I was talking to a neighbour last year some time and when she said she’d been to Trago Mills, I asked what that was. “Oh, you must go – it’s a Cornish institution!” It’s been a long time, but as we were driving between Liskeard and Bodmin to pick up our van with its replacementContinue reading “Trago Mills – a Cornish institution?”
We left Norfolk where we had seen our family on 17th March to return to our home in Cornwall, but we started self-isolating on the following day. Today, therefore, marks three calendar months of lockdown. Those of us lucky enough to live in beautiful surroundings have had a wonderful opportunity to see spring and summerContinue reading “Three months of lockdown”
As we gradually walk more bits of the South West coast path, we make new discoveries. Not just extraordinary saints’ names – Lansallos church is dedicated to St Ildierna, about whom nothing is known. The name may or may not be a female name, despite the ending; it may or may not be the sameContinue reading “Cornish stone stiles”
You might have thought that it’s been summer for weeks, but yesterday was the first day of meteorological summer. I thought that as we continued our walking habit, which has been so welcome these last ten weeks, I would document the wildflowers which are in huge numbers along our coastal path. But I begin withContinue reading “The first official day of summer”
We try to set a purpose for some of our walks, and the other day we set out for Millbrook with the aim of finding the chapel shown on the map. Insworke is the least visually appealing part of Millbrook, so we were intrigued by the idea of a ruined medieval chapel. The map isContinue reading “Invisible chapels, invisible saints”
My excuses over the last couple of years for doing no more gardening than failing to keep a supermarket pot of parsley alive have been of two main varieties. First, “we’re really not here reliably enough…”. Second, “we haven’t really got the space.” Lockdown has sadly seen to the first; we have a rented flatContinue reading “Balcony gardening”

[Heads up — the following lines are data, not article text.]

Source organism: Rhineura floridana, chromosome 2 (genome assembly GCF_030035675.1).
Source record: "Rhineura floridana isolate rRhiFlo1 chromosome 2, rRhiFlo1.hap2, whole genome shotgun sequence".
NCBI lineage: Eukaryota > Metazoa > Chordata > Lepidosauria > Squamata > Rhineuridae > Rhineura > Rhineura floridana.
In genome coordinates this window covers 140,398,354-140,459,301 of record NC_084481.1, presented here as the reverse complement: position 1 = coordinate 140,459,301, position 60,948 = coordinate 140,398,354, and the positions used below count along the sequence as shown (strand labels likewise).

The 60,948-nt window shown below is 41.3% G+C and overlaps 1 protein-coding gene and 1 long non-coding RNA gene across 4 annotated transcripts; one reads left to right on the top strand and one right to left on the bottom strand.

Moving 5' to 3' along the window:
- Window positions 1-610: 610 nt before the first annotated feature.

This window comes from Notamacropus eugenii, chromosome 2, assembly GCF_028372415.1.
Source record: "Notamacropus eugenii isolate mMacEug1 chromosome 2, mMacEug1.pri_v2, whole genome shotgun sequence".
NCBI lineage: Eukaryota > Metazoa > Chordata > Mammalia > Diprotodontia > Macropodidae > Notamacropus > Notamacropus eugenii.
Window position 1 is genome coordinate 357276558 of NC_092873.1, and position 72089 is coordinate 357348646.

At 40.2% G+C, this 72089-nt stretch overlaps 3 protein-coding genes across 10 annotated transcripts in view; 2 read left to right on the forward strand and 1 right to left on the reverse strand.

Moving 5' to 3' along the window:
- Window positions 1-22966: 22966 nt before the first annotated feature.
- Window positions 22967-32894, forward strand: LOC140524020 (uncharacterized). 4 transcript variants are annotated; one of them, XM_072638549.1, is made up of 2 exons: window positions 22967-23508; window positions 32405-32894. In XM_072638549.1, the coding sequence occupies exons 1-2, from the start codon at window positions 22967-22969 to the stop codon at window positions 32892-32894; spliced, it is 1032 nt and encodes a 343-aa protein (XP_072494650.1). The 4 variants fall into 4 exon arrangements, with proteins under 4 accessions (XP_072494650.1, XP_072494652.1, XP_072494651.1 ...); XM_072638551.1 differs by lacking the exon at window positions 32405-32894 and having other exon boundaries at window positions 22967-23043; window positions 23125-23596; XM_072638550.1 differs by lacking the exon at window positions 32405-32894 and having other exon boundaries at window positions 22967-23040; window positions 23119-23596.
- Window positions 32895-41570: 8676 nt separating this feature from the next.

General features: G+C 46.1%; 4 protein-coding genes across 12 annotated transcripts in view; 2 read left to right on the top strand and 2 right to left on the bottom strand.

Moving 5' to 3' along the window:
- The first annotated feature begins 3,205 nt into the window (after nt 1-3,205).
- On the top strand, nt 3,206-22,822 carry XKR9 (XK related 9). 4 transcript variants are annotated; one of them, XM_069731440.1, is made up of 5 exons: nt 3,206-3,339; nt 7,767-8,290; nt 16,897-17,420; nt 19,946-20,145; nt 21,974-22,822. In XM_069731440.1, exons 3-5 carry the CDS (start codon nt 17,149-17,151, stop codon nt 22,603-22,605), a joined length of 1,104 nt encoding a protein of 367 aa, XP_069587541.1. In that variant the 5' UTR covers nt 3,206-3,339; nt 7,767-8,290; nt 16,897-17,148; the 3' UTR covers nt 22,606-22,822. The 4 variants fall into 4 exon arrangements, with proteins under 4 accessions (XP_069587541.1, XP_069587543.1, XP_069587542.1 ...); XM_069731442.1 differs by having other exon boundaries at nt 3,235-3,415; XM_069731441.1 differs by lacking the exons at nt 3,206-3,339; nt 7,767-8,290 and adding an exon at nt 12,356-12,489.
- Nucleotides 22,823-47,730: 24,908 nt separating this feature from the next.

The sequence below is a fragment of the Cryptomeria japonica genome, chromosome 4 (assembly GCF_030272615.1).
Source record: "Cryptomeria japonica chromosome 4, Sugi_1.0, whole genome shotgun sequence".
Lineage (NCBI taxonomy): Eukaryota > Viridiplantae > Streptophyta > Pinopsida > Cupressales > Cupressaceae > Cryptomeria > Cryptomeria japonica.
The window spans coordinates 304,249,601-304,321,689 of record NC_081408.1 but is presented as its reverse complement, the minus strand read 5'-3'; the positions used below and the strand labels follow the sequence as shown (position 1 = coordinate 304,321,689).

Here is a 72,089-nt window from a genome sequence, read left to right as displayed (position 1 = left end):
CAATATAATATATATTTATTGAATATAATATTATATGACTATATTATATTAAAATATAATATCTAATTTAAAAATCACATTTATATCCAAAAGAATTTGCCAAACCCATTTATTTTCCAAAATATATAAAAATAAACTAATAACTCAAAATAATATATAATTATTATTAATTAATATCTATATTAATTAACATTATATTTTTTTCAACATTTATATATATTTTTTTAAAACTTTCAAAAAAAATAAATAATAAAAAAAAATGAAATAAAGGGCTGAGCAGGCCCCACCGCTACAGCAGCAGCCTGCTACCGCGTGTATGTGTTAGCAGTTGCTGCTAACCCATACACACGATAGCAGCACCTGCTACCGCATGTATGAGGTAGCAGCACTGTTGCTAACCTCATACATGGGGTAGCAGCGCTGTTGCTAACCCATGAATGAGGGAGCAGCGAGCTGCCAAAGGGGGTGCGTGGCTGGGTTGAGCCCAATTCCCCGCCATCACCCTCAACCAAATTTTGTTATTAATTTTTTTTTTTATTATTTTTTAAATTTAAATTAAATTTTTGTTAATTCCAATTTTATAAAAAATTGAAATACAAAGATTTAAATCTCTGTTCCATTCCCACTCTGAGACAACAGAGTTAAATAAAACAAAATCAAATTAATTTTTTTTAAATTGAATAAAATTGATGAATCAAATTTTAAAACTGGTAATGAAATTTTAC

It’s a pity that when one says rhododendrons most people immediately think of that acid shade of magenta that is by far the commonest colour found on rhododendrons in woods and even gardens. However, a short stroll around the Mount Edgcumbe gardens will show that they can be found in many shades of red andContinue reading “Rhododendrons”
The other day we decided to take the van out for a run so that when the lock down is finally over it will start. Our plan was simply to drive to the A38 roundabout from where you can go to Liskeard, Plymouth or Catchfrench, of which a little more later, turn round and comeContinue reading “Wacker Quay”
In 1515 Henry VIII gave Sir Piers Edgcumbe a licence to create a deer park near Cremyll. Sir Piers had made a very profitable marriage to an heiress whose dowry included the Rame peninsula as well as the ultimately much more valuable Stonehouse across the water. The deer park was established before even the houseContinue reading “Fallow deer”
The Mount Edgcumbe gardens have several follies and former fountains. To start with the biggest folly of all – the house. In spring 1941 Plymouth suffered several days of bombing and the destruction was widespread. On 22 March, incendiary bombs set the building on fire. I’ve heard that the house was lit up to saveContinue reading “Follies and Fountains”
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